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Bosses on what Covid means for the future of construction and infrastructure


A year ago, Boris Johnson issued his first instruction to "stay at home" to fight the pandemic, plunging the nation into the unknown and the construction, infrastructure and built environment sectors into uncharted waters.


With companies across these sectors doing the right thing and closing sites in response to the growing concerns about the virus, everything pointed to a bumpy road ahead. Yet, while nobody would regard the past 12 months as smooth, there is a consensus that, in the main, things are nowhere near as bad as they could have been.


So, why is this, and what does it mean for the future? Here, industry experts from Atkins, Mace and Systra share their thoughts


Lizi Stewart, managing director UK transportation, Atkins

As soon as the first national lockdown hit, the agility of our people really rose to the fore. We saw unprecedented levels of collaboration within Atkins and across the sector, in supporting national efforts to contain the virus and ensure our critical infrastructure kept running safely. Then, in the marked acceleration in adoption of technology to keep the government’s investments in infrastructure moving throughout the pandemic.


Our Infrastructure Insights survey of 400 senior decisions makers showed 95% believe that digital innovation will be increasingly important after Covid, with broad consensus that the effective adoption of digitally enabled ways of working will be crucial to accelerating growth. In fact, only increased government spending was deemed more critical in this regard.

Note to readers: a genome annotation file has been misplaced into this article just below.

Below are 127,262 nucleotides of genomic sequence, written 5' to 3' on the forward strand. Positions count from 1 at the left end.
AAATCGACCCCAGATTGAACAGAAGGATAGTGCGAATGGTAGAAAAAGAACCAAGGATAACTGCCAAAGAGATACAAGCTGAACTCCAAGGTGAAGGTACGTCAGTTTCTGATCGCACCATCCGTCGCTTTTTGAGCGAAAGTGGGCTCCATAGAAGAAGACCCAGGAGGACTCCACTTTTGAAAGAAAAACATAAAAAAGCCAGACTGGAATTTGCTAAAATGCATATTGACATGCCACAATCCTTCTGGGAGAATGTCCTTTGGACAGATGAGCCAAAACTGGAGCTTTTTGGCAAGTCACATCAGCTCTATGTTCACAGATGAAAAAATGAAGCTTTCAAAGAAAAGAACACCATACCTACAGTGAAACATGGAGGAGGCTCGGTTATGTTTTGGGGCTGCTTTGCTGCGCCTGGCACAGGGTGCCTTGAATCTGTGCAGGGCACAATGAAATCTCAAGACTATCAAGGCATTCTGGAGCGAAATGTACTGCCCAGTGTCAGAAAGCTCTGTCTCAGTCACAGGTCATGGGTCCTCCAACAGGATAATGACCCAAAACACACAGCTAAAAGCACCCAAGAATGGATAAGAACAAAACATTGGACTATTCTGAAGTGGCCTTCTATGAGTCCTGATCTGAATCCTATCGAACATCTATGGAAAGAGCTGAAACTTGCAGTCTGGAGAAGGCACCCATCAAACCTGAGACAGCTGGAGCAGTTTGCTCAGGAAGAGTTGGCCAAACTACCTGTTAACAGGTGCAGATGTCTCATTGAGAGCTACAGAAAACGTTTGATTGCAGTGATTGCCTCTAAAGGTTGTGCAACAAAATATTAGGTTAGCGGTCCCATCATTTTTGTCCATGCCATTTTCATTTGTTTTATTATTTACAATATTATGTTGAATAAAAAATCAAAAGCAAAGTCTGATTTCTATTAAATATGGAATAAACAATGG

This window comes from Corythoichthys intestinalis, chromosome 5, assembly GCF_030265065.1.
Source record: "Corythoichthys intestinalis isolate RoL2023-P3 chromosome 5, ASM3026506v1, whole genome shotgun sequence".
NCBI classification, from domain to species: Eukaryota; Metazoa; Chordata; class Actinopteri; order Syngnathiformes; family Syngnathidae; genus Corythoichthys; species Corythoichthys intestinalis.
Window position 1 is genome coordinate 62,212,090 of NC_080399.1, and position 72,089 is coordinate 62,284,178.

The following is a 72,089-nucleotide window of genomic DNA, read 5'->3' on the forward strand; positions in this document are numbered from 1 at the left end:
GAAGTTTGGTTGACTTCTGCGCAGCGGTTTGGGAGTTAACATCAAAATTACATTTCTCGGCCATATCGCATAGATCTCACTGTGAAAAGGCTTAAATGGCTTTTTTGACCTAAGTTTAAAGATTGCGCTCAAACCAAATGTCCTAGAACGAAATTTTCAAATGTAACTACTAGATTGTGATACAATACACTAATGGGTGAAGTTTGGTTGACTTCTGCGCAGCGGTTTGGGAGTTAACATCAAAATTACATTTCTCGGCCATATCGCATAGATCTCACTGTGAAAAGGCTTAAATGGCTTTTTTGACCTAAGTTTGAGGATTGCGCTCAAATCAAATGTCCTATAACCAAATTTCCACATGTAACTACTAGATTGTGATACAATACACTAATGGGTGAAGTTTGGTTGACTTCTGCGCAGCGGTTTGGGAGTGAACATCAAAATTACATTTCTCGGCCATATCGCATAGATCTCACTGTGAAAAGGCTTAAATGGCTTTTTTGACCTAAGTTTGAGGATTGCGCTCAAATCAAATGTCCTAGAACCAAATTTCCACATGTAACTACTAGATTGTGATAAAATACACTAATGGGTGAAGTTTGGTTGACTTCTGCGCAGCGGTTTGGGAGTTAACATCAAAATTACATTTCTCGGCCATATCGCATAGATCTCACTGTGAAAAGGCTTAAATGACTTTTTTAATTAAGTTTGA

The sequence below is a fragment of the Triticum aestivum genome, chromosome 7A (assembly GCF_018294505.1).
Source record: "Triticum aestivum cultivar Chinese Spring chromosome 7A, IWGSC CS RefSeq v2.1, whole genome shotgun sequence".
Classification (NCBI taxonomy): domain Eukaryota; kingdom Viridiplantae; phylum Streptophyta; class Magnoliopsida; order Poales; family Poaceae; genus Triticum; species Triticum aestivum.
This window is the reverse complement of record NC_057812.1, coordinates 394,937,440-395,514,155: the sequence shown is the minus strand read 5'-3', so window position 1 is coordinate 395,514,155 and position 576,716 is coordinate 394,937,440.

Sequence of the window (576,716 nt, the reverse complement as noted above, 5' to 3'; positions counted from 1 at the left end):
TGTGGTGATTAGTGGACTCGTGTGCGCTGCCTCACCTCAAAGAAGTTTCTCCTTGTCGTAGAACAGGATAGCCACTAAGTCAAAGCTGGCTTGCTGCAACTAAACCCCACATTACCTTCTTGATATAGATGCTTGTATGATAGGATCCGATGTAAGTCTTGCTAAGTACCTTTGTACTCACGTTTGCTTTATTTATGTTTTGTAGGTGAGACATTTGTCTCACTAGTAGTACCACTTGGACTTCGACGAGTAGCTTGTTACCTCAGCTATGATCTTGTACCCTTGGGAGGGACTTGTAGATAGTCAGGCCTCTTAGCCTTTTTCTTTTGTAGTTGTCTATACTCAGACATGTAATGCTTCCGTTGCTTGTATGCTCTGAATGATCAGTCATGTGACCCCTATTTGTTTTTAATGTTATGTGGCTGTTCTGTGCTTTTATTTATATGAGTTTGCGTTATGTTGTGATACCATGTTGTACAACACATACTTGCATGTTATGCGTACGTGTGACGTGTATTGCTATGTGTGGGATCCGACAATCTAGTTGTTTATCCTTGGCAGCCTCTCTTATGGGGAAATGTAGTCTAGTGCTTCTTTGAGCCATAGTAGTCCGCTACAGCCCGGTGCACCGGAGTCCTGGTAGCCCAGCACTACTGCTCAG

Covid presents us with a once in a generation opportunity to fix some of the country’s most long-standing problems, most notably levelling up regional disparity and improving productivity levels, which have been holding us back for decades. Covid has shown us that attitudes and behaviour can change quickly. Many saw the light of the "fourth industrial revolution", simply because they had to. In the longer term, we will bring that pace and focus to a truly green recovery, that restores not only our economy, but also our planet.


Jason Millett, chief executive officer for consultancy, Mace


While I wouldn’t for a second regard the pandemic as anything other than a terrible human tragedy, there have undoubtedly been learnings that have changed Mace for the better. Our decision to mobilise a crisis response team the week before the prime minister issued his first stay at home order enabled us to set a clear plan for the challenge ahead – including, critically, how to work in partnership with our clients. Indeed, collaboration with our clients and our entire organisation helped keep our people safe and in work. We are now a more resilient business in a stronger position to deal with future crises.